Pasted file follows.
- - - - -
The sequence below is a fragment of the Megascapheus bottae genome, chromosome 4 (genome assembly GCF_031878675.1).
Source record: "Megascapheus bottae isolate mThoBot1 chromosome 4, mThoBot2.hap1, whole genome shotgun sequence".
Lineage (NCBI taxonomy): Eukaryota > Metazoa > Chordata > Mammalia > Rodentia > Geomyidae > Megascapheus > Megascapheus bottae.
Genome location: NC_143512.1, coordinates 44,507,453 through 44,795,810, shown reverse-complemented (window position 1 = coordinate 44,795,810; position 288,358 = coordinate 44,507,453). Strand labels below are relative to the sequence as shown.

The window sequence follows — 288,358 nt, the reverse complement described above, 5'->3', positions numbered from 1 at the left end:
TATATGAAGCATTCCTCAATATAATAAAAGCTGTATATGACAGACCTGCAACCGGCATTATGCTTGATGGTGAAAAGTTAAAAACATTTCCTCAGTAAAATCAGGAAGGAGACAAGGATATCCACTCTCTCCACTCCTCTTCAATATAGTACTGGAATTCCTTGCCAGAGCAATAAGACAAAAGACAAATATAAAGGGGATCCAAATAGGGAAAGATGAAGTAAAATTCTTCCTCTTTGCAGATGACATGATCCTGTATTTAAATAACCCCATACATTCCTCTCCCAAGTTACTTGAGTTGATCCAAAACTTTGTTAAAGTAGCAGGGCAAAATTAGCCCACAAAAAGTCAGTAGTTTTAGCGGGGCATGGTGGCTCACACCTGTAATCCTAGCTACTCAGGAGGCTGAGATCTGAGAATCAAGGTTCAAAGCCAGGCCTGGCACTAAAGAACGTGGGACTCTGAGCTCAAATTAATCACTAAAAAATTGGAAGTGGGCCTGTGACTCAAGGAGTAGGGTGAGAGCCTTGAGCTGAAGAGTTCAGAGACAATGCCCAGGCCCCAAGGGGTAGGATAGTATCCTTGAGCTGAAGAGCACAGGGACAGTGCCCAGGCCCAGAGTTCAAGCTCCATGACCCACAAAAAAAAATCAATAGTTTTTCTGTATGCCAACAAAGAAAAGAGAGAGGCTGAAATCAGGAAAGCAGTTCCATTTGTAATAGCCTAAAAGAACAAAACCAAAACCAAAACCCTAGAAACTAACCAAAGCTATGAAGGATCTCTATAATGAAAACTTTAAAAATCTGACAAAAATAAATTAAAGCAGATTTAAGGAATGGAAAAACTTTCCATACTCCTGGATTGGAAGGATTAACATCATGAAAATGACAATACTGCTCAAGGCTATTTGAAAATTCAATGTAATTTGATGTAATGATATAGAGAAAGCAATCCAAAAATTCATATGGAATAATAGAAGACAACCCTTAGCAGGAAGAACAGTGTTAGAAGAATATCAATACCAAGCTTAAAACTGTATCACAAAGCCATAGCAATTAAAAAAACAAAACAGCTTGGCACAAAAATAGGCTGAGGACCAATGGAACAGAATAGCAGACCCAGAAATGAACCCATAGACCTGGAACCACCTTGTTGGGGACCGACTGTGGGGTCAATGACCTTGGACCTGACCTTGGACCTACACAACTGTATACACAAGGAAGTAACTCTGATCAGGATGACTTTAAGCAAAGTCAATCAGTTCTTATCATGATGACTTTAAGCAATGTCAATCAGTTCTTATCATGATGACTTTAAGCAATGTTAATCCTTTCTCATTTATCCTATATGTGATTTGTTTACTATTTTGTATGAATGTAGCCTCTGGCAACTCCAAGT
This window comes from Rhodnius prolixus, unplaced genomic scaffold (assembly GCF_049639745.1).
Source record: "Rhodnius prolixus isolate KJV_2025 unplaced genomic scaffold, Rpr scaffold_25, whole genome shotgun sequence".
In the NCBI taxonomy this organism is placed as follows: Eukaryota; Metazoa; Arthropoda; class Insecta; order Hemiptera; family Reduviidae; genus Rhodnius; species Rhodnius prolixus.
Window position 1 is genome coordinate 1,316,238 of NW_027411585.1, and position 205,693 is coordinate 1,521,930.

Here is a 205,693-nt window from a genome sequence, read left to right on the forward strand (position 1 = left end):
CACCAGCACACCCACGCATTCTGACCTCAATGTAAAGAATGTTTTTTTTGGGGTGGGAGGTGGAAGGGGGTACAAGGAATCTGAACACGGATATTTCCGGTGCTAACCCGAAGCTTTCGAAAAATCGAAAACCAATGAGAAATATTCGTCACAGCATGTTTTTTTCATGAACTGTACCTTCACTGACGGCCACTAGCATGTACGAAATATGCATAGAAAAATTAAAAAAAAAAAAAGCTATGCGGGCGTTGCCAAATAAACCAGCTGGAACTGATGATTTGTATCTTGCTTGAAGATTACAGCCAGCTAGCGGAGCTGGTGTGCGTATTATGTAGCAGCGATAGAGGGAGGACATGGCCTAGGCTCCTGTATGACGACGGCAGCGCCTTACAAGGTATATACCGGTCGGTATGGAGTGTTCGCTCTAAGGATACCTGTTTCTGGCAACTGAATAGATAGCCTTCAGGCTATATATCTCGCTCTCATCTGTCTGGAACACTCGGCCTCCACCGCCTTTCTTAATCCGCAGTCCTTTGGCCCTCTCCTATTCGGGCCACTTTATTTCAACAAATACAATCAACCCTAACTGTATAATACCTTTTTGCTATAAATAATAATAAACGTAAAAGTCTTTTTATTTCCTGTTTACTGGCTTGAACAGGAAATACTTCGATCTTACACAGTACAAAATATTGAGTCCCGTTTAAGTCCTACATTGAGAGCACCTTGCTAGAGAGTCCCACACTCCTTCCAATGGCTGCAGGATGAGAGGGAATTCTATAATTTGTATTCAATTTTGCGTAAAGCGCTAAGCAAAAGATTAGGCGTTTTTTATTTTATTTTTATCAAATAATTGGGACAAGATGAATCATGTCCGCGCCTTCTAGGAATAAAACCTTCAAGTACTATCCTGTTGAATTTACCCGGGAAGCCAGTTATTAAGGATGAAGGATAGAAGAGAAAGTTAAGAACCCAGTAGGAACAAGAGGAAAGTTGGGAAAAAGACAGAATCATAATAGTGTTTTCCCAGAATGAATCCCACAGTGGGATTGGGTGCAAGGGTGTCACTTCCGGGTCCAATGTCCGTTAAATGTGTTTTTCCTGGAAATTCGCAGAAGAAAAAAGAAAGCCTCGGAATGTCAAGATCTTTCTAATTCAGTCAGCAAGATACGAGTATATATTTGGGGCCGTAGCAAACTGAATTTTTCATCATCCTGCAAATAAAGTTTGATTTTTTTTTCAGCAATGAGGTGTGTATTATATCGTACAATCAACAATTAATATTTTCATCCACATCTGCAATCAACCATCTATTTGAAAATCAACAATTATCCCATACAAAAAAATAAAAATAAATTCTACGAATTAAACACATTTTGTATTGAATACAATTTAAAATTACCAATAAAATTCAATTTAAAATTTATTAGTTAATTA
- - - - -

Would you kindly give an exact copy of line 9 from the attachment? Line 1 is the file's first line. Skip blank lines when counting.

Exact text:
In the NCBI taxonomy this organism is placed as follows: Eukaryota; Metazoa; Arthropoda; class Insecta; order Hemiptera; family Reduviidae; genus Rhodnius; species Rhodnius prolixus.